5. Sending someone who is not familiar with the consultation process or frequently sending different people.
Chief, council and economic development departments are all very busy and don’t have time to educate your staff. If there is a change in the consultation point person for the project, ensure the replacement person is fully up to speed before they go to the community.

6. Failure to understand if a community does not have the capacity for effective negotiating strategy, or worse, recognizing the situation and trying to take advantage of it.
Some First Nation communities are very small and have very young populations with few community members who have the experience or knowledge on how to negotiate an effective agreement with a resource company. It is very shortsighted of a company to take advantage of this situation. If a project hits some sensitive points with the community, the terms of the agreement will come under legal scrutiny. Roadblocks or legal embargoes on projects are not good for anyone.

7. Failure to understand the collective rights of the community and how the community is structured for decision-making.
This understanding is critical and leads back to the first point in this article. Companies need to know this prior to sitting down with the leadership of the community.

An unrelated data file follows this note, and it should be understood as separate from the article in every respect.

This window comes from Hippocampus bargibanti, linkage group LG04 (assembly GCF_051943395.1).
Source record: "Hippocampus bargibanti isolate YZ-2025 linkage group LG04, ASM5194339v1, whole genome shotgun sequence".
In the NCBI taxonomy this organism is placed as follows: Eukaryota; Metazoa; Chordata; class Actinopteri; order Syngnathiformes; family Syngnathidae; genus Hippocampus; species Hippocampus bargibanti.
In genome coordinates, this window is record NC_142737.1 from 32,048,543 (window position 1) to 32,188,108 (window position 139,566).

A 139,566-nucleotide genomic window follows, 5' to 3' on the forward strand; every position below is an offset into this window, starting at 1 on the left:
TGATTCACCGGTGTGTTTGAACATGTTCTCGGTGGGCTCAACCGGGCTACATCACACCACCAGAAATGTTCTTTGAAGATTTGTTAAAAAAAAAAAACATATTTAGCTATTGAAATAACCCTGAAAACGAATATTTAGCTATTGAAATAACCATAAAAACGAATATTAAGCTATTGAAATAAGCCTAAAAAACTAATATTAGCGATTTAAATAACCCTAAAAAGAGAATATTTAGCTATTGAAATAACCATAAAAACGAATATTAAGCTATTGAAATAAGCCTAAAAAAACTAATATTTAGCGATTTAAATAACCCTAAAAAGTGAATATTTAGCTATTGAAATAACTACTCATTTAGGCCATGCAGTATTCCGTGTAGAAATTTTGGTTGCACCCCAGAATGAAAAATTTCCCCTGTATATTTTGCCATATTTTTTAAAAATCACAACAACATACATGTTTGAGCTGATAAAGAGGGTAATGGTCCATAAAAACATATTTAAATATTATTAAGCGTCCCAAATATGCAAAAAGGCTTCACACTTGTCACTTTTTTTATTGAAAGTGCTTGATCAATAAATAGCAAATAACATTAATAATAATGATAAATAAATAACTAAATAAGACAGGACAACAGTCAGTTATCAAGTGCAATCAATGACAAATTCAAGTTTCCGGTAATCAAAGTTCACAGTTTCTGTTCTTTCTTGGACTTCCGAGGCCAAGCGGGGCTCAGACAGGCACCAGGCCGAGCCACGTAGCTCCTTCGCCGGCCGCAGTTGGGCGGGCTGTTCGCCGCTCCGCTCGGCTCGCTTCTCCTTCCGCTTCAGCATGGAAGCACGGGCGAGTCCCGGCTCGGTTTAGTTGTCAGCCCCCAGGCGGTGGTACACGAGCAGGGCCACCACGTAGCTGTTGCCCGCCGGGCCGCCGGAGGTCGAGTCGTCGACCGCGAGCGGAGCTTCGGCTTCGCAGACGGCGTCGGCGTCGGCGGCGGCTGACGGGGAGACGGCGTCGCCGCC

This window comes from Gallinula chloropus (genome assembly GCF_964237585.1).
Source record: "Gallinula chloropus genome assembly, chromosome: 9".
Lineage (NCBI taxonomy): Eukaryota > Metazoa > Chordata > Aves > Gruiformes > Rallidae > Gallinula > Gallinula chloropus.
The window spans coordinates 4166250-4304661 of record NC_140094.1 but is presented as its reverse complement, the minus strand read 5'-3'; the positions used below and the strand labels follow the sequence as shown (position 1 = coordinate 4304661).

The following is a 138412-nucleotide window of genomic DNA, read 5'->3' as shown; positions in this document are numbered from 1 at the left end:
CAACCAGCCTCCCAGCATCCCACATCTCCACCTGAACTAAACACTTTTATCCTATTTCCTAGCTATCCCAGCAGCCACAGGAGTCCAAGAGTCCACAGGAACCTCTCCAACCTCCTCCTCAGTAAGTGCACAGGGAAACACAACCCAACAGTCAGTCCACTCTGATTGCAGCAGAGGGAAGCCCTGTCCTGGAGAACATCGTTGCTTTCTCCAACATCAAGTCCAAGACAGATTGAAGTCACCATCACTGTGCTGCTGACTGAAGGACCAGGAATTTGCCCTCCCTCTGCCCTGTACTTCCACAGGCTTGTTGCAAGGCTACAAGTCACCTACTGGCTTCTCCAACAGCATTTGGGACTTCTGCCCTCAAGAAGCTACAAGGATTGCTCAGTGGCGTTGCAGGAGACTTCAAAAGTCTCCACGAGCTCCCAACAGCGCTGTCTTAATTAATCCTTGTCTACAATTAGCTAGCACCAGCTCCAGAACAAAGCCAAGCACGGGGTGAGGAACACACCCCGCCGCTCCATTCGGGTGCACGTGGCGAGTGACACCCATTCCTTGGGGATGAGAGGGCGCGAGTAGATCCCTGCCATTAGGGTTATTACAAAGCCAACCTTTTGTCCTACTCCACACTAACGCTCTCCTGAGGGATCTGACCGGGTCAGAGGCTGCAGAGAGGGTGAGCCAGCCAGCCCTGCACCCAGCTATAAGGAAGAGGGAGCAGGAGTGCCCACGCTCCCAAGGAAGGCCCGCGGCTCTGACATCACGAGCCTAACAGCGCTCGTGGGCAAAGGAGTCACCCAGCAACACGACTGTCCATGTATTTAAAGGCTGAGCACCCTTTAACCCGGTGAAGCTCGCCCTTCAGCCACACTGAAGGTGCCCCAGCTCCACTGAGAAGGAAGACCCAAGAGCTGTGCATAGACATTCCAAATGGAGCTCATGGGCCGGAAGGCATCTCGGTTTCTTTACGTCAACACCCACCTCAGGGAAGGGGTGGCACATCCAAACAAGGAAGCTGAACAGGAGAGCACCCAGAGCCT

8. Failure to engage holistically with the community.
At some point, consultation must be with the whole community, especially on big projects. Your project will have an impact that extends beyond the Band office therefore your company has a responsibility to engage with the entire community. This can be achieved, for example, by attending and supporting community initiatives and school events; creating a scholarship or bursary; and working with the community to understand what their needs and desires are in terms of a legacy project – there really is no limit on how a company can constructively contribute to a community, perhaps attending pow wows and other events.

9. Failure to take the need for consultation seriously.
Consultation should not be viewed as yet another box to check off on the permitting path. It is a real and necessary part of your business plan. You should develop a goal of consultation from the community's perspective, not the company or government if you want to be successful.